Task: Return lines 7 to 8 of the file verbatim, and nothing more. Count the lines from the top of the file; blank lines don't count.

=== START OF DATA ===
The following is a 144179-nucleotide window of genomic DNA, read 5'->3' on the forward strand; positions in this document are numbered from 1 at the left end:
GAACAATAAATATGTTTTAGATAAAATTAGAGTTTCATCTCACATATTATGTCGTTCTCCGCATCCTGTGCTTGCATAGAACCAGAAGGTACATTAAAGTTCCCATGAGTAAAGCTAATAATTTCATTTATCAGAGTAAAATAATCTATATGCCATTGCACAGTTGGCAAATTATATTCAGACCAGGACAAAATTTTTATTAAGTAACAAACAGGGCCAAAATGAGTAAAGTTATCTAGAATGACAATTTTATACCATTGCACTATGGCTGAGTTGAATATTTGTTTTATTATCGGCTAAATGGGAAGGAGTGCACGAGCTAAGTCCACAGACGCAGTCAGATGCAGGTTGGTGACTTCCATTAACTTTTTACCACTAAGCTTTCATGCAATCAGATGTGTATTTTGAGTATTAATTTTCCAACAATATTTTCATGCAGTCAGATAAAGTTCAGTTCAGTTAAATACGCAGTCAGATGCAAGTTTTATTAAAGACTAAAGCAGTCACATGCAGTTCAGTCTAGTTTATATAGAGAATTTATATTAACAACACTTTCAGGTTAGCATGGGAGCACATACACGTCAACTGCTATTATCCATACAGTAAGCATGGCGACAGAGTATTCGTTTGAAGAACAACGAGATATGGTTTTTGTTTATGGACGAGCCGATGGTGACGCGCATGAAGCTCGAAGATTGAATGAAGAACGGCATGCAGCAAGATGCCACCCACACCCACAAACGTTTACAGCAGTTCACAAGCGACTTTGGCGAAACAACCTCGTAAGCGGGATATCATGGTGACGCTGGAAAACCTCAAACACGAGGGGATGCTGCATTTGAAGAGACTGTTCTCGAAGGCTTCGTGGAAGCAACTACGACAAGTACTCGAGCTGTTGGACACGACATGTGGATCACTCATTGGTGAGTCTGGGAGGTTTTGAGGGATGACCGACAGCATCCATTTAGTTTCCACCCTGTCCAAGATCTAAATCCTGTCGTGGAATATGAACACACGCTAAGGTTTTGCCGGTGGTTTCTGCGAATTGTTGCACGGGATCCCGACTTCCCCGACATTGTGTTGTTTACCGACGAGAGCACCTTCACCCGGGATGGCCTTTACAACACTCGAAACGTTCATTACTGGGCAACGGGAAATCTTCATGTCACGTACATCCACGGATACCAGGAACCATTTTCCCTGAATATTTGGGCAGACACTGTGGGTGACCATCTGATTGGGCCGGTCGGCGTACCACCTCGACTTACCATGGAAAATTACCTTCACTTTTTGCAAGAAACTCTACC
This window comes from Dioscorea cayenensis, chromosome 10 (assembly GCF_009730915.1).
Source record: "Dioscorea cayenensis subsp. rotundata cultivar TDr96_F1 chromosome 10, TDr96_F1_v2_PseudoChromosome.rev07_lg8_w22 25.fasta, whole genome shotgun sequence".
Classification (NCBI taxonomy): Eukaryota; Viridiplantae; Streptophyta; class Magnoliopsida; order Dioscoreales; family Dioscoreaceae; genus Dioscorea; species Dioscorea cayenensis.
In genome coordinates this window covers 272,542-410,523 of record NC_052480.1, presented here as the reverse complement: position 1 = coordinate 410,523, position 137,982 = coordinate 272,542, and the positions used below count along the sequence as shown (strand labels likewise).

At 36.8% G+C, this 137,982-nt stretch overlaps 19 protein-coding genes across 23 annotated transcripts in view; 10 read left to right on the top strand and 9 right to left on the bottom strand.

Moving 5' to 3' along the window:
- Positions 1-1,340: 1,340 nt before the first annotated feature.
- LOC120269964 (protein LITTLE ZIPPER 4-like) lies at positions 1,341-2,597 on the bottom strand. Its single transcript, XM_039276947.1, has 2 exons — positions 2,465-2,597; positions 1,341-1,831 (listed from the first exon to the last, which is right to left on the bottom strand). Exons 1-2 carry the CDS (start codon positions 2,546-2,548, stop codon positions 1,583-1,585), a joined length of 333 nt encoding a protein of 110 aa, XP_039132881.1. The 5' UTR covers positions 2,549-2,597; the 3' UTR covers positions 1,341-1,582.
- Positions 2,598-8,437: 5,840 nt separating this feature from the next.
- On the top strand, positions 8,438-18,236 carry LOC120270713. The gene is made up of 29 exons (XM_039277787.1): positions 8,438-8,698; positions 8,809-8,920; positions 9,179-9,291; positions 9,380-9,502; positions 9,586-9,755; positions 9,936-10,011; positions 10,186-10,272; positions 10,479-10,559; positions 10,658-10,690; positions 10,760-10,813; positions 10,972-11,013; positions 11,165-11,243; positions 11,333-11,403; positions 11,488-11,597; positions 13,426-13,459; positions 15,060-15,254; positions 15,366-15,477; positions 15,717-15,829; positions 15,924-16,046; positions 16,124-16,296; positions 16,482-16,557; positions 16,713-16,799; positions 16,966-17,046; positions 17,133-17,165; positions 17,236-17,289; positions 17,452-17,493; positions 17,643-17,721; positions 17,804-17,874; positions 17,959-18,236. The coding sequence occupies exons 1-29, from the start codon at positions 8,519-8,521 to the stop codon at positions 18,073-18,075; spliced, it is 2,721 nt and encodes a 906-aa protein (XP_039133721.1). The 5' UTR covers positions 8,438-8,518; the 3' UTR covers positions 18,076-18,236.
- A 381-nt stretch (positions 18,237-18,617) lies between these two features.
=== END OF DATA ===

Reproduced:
At 36.8% G+C, this 137,982-nt stretch overlaps 19 protein-coding genes across 23 annotated transcripts in view; 10 read left to right on the top strand and 9 right to left on the bottom strand.

Moving 5' to 3' along the window: